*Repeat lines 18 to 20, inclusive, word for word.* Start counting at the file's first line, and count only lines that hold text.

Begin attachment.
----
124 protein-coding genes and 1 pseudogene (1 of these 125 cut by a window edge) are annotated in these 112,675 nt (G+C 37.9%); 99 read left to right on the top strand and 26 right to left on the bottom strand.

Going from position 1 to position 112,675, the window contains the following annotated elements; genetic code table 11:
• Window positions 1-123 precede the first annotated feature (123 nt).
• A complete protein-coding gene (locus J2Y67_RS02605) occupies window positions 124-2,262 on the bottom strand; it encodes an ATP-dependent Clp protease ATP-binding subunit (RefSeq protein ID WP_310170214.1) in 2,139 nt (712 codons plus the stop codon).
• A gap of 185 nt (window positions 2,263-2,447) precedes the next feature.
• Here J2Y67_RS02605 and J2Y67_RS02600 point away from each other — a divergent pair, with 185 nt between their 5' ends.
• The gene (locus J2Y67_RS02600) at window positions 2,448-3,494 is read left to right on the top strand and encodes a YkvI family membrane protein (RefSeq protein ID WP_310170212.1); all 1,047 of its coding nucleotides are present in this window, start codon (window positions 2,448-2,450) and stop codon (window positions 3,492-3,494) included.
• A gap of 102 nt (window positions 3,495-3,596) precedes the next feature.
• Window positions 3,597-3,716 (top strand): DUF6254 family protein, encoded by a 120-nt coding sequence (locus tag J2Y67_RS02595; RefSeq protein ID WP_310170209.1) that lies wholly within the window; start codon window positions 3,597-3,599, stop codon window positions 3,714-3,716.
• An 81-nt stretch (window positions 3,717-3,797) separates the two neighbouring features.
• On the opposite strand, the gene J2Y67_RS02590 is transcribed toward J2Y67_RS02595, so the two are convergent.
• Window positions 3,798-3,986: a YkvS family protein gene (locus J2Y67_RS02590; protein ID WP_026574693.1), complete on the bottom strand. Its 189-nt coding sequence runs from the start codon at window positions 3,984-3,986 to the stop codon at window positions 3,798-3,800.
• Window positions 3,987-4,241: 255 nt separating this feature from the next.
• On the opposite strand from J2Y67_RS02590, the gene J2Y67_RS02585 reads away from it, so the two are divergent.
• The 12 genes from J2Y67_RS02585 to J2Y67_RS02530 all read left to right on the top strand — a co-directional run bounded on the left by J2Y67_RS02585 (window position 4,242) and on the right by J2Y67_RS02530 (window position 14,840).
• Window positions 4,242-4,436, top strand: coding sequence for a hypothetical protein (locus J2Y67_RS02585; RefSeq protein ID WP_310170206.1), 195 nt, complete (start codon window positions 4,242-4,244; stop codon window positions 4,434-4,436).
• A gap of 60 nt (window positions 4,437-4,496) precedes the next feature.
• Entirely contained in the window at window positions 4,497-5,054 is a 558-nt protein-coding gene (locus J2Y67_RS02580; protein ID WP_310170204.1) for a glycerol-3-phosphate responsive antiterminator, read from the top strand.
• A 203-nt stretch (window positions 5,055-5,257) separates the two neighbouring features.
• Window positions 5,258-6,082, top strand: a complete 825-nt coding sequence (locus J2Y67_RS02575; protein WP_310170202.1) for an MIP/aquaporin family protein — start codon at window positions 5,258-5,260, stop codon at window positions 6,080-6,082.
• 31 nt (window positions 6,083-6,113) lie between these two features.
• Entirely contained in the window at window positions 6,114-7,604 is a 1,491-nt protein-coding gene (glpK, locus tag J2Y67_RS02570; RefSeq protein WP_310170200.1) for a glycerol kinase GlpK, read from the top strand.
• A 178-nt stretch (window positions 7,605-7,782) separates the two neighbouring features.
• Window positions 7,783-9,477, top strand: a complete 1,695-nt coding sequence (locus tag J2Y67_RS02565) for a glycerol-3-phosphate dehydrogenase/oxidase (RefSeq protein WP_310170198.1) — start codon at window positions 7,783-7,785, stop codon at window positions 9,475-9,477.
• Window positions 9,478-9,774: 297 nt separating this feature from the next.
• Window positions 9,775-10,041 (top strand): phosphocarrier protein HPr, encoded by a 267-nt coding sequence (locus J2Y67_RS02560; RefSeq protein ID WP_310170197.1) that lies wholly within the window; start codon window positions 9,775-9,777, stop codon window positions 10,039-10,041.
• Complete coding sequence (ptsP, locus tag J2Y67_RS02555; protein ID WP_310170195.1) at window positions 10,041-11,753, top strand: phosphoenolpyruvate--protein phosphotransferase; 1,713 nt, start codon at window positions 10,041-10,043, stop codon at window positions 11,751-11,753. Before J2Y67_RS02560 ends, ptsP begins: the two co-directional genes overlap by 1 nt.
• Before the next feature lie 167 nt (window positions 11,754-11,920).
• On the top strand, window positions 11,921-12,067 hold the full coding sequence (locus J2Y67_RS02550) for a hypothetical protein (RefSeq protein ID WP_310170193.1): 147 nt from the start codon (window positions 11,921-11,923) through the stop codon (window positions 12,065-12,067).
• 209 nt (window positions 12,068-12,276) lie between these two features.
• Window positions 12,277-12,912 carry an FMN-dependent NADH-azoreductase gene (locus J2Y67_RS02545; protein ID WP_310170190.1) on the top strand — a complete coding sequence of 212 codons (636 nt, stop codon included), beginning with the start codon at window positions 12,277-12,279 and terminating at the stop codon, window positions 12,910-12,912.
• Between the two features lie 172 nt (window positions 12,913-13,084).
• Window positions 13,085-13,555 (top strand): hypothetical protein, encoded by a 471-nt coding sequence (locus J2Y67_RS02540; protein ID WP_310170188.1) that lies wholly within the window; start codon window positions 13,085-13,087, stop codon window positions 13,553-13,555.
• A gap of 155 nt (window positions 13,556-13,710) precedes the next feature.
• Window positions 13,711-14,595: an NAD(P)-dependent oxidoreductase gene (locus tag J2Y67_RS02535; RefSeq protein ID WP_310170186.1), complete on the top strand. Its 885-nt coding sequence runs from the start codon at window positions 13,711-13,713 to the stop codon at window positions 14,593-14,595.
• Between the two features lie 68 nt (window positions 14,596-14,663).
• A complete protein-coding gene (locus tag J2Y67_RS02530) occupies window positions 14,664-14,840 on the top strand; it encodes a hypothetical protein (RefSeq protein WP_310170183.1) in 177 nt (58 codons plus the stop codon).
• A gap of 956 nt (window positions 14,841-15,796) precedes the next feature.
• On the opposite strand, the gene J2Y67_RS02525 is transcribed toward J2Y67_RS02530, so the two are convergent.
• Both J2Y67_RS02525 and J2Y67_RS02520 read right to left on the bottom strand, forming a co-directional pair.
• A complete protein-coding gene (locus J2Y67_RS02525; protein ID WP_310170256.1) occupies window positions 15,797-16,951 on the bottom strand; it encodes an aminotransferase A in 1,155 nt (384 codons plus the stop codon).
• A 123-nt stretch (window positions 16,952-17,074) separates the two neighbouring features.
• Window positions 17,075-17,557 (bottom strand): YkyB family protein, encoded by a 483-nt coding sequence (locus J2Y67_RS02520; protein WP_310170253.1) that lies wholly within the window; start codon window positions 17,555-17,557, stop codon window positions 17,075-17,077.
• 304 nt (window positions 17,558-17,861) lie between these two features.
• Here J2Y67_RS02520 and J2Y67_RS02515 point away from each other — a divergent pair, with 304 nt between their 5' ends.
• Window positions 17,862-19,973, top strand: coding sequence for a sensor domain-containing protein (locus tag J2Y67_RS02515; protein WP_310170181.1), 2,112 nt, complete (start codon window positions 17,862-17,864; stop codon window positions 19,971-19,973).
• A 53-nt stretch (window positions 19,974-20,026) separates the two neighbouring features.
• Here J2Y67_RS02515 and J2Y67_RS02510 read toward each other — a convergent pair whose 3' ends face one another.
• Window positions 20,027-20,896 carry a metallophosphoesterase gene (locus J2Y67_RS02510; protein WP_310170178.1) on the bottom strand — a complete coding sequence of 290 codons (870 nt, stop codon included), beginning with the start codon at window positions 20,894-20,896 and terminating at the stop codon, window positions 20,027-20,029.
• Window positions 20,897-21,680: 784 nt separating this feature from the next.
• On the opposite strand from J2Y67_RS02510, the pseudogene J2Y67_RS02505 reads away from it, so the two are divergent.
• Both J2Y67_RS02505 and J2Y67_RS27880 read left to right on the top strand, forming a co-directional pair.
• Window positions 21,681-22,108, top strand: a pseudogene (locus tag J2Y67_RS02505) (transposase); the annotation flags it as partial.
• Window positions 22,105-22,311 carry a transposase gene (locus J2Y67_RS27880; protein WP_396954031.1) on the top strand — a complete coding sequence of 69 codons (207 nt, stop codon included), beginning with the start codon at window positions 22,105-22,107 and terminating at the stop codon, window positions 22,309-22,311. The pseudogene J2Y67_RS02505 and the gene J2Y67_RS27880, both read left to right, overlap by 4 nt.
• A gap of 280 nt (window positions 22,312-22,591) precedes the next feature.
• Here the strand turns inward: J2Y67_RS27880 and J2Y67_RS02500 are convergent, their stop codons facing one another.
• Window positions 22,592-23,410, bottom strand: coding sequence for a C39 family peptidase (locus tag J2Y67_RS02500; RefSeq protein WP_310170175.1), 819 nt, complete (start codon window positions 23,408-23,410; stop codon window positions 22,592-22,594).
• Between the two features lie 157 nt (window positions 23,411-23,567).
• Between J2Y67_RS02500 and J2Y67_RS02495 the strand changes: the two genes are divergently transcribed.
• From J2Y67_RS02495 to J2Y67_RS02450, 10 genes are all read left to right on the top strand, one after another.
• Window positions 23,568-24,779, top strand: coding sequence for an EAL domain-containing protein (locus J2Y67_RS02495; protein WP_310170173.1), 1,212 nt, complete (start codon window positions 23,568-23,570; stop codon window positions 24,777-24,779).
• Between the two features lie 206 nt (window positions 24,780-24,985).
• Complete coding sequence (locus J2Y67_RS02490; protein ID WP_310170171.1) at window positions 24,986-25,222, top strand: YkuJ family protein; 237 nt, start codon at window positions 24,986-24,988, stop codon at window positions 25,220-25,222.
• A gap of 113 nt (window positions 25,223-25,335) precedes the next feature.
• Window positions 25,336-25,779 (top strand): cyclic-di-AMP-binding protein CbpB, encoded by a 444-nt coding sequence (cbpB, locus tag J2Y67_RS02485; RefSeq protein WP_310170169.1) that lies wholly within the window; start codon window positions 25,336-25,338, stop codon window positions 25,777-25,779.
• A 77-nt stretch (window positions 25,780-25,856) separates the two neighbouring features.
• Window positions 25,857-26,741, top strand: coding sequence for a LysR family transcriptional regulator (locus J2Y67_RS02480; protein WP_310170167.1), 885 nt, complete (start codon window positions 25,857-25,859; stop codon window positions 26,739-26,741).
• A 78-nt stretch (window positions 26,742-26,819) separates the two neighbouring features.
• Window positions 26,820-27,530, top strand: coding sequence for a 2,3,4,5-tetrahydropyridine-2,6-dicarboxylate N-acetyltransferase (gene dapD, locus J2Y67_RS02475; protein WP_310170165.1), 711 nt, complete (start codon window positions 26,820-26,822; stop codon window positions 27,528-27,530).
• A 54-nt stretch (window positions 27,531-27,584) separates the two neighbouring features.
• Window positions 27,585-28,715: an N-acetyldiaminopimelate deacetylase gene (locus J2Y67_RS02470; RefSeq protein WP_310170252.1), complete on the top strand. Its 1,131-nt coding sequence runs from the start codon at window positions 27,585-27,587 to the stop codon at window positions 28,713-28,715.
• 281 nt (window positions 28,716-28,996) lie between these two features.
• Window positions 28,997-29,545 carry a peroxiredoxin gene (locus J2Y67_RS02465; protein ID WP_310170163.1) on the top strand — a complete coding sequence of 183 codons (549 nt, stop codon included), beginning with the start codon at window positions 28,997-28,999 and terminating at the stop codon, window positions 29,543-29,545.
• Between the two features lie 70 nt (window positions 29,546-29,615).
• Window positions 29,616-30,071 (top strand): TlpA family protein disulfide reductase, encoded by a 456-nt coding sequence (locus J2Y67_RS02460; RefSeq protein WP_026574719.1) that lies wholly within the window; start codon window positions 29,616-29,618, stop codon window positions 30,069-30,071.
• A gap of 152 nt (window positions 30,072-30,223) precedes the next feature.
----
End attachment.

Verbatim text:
• Entirely contained in the window at window positions 4,497-5,054 is a 558-nt protein-coding gene (locus J2Y67_RS02580; protein ID WP_310170204.1) for a glycerol-3-phosphate responsive antiterminator, read from the top strand.
• A 203-nt stretch (window positions 5,055-5,257) separates the two neighbouring features.
• Window positions 5,258-6,082, top strand: a complete 825-nt coding sequence (locus J2Y67_RS02575; protein WP_310170202.1) for an MIP/aquaporin family protein — start codon at window positions 5,258-5,260, stop codon at window positions 6,080-6,082.